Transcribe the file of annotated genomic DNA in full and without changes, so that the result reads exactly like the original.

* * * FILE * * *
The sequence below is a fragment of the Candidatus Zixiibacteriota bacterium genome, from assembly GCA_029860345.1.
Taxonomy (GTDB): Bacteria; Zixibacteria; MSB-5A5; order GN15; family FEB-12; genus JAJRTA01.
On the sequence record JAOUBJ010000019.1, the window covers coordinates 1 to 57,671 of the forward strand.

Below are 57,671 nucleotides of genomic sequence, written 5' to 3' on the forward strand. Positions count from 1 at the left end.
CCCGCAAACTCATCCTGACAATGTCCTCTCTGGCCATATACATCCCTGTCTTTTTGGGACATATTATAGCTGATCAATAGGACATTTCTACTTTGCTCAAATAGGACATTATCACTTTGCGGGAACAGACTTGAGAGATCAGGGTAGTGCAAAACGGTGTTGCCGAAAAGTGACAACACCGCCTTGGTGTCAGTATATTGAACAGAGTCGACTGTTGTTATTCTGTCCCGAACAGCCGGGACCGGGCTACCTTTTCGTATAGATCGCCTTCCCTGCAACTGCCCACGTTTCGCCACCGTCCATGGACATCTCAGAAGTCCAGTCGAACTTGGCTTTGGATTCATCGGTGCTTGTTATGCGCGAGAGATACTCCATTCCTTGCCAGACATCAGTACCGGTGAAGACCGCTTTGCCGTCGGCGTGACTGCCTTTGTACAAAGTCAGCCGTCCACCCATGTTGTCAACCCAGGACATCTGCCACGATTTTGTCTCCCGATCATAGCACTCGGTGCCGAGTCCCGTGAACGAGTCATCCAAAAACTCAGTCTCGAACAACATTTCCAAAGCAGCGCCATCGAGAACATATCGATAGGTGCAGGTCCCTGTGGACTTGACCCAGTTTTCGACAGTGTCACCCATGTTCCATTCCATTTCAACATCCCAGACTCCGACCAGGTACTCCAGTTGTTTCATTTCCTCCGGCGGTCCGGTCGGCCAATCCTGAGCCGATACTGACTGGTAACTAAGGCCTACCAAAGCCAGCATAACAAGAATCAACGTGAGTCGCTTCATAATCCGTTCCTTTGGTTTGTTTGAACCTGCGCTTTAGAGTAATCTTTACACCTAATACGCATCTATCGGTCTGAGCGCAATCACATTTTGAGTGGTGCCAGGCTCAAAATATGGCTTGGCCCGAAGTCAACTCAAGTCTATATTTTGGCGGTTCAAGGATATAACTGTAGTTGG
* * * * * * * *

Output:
The sequence below is a fragment of the Candidatus Zixiibacteriota bacterium genome, from assembly GCA_029860345.1.
Taxonomy (GTDB): Bacteria; Zixibacteria; MSB-5A5; order GN15; family FEB-12; genus JAJRTA01.
On the sequence record JAOUBJ010000019.1, the window covers coordinates 1 to 57,671 of the forward strand.

Below are 57,671 nucleotides of genomic sequence, written 5' to 3' on the forward strand. Positions count from 1 at the left end.
CCCGCAAACTCATCCTGACAATGTCCTCTCTGGCCATATACATCCCTGTCTTTTTGGGACATATTATAGCTGATCAATAGGACATTTCTACTTTGCTCAAATAGGACATTATCACTTTGCGGGAACAGACTTGAGAGATCAGGGTAGTGCAAAACGGTGTTGCCGAAAAGTGACAACACCGCCTTGGTGTCAGTATATTGAACAGAGTCGACTGTTGTTATTCTGTCCCGAACAGCCGGGACCGGGCTACCTTTTCGTATAGATCGCCTTCCCTGCAACTGCCCACGTTTCGCCACCGTCCATGGACATCTCAGAAGTCCAGTCGAACTTGGCTTTGGATTCATCGGTGCTTGTTATGCGCGAGAGATACTCCATTCCTTGCCAGACATCAGTACCGGTGAAGACCGCTTTGCCGTCGGCGTGACTGCCTTTGTACAAAGTCAGCCGTCCACCCATGTTGTCAACCCAGGACATCTGCCACGATTTTGTCTCCCGATCATAGCACTCGGTGCCGAGTCCCGTGAACGAGTCATCCAAAAACTCAGTCTCGAACAACATTTCCAAAGCAGCGCCATCGAGAACATATCGATAGGTGCAGGTCCCTGTGGACTTGACCCAGTTTTCGACAGTGTCACCCATGTTCCATTCCATTTCAACATCCCAGACTCCGACCAGGTACTCCAGTTGTTTCATTTCCTCCGGCGGTCCGGTCGGCCAATCCTGAGCCGATACTGACTGGTAACTAAGGCCTACCAAAGCCAGCATAACAAGAATCAACGTGAGTCGCTTCATAATCCGTTCCTTTGGTTTGTTTGAACCTGCGCTTTAGAGTAATCTTTACACCTAATACGCATCTATCGGTCTGAGCGCAATCACATTTTGAGTGGTGCCAGGCTCAAAATATGGCTTGGCCCGAAGTCAACTCAAGTCTATATTTTGGCGGTTCAAGGATATAACTGTAGTTGG